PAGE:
The Bermudian expression ‘A Regular Sally Bassett Day’ means a sweltering, really hot day! Sally Bassett was a real person and this is her story.

Sarah Sally Bassett was a slave owned by a blacksmith in Southampton. In the year 1729 she was considered ‘old’, having raised a family which now included grandchildren. Knowing that her age kept her from having much ‘auction block’ value, she felt that the time was ripe to put her knowledge of poisons to use, by striking a blow for freedom in her own way, for the long years she had endured as a slave. Just before Christmas on December 18, 1729, Sally visited her granddaughter Beck, who was the slave of Sarah and Thomas Foster in Somerset. She gave Beck two rags which contained two doses of poison – one a reddish colour and the other a white powder. Beck was told exactly what to do with the poison. One dose was put in the slats of the kitchen door – any one passing and breathing the powder would be made deadly ill. The other dose was put into the Fosters’ food. Beck was also instructed to kill Nancy, a fellow slave who worked in the Fosters’ home. Nancy found the poison set for her, but on just looking at it, she became very ill. The poisons did their work on Sarah and Thomas Foster and in a short time they were violently sick and in a few days near death.

Sally Bassett was arrested and appeared in court on June 2, 1730. She was accused of not living in the fear God but as an agent of the devil and for suspicion of poisoning several people. There were ten witnesses for the King, including Sarah Foster. Thomas Foster and the slave, Nancy, were still not well enough to testify. A grand jury ruled that there was enough evidence to indict Sally. Standing at the bar when asked how she pleaded guilty or not guilty, she answered, “not guilty, and for tryall put herself upon God & ye country.” She was ordered to be tried immediately and a jury for life and death was chosen and sworn in. Beck and four white witnesses were cross-examined and their testimony proved the indictment. When asked what she had to say in her own defence, Sarah Bassett, as prisoner at the bar, denied all the charges and then kept silent. The jury withdrew to consider the evidence and in a short time returned with its verdict: “Guilty and we value her at one pound, four shillings and six pence.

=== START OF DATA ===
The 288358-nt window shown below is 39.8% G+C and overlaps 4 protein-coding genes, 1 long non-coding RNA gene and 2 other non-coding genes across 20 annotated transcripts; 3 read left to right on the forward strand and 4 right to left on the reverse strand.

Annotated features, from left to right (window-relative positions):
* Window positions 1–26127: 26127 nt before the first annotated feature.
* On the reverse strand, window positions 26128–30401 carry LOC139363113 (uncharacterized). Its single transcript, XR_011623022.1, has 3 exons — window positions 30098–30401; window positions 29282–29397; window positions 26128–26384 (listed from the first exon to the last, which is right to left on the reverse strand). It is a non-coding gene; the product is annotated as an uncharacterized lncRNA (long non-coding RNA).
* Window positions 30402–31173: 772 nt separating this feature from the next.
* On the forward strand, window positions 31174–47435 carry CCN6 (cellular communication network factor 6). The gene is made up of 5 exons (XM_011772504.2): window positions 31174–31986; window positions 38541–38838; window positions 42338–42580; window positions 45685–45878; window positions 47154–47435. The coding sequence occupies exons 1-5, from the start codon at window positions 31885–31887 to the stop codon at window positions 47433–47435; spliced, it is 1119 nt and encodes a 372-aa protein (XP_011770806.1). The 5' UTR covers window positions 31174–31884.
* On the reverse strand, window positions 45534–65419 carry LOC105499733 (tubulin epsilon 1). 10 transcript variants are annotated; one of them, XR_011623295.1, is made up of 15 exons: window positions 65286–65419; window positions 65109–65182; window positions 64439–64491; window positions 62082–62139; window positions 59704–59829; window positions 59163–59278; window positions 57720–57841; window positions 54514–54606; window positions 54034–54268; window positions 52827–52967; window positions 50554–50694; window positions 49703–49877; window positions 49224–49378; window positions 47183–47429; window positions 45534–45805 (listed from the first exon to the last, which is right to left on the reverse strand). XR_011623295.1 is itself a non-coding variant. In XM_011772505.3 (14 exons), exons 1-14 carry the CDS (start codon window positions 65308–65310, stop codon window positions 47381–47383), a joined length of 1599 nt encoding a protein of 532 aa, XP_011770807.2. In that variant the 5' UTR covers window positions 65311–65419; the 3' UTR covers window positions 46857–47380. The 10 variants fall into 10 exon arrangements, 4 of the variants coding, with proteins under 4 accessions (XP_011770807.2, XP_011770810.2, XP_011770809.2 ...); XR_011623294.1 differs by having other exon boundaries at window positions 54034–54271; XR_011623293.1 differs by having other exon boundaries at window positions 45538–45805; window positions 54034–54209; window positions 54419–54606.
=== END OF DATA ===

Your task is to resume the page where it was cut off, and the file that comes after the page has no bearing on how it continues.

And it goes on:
On June 5, 1730, the Chief Justice, before passing sentence on Sally, asked her if she had anything to say. Her only answer was, “I never deserved it.” The following sentence was pronounced: “It is the judgement and sentence of this court, that you Sarah Bassett the prisoner at the bar be return’d to the prison from whence you came and from thence you are to be convey’d to the place of execution where a pile of wood is to be made & provided, and you are there to be fasten’d to a sufficient stake and there to be burnt with fire until your body be dead. And the Lord have mercy on your soul.”

There will always be two sides to the question of whether Sarah Bassett was guilty or not. She always claimed her innocence. The jury ruled on the evidence that was presented to them that she was guilty as charged. The exact date of Sarah (Sally) Bassett’s being burnt at the stake is unknown. A stake was erected at the foot of Crow Lane, located at the eastern end of Hamilton Harbour. The day was extremely hot, but that did not stop hundreds of people from gathering to witness this horrible spectacle. While being conveyed to the site of execution, Sarah Bassett was passed by many people and was believed to have said: “No use your hurrying, folks, there’ll be no fun ’til I get there!” Sarah Bassett declared her innocence until the very end. It was believed she cried out that God would prove her guiltless. Legend has it that when her ashes were examined, there appeared a tiny, purple iris in full bloom. Today we call this indigenous flower the Bermudiana.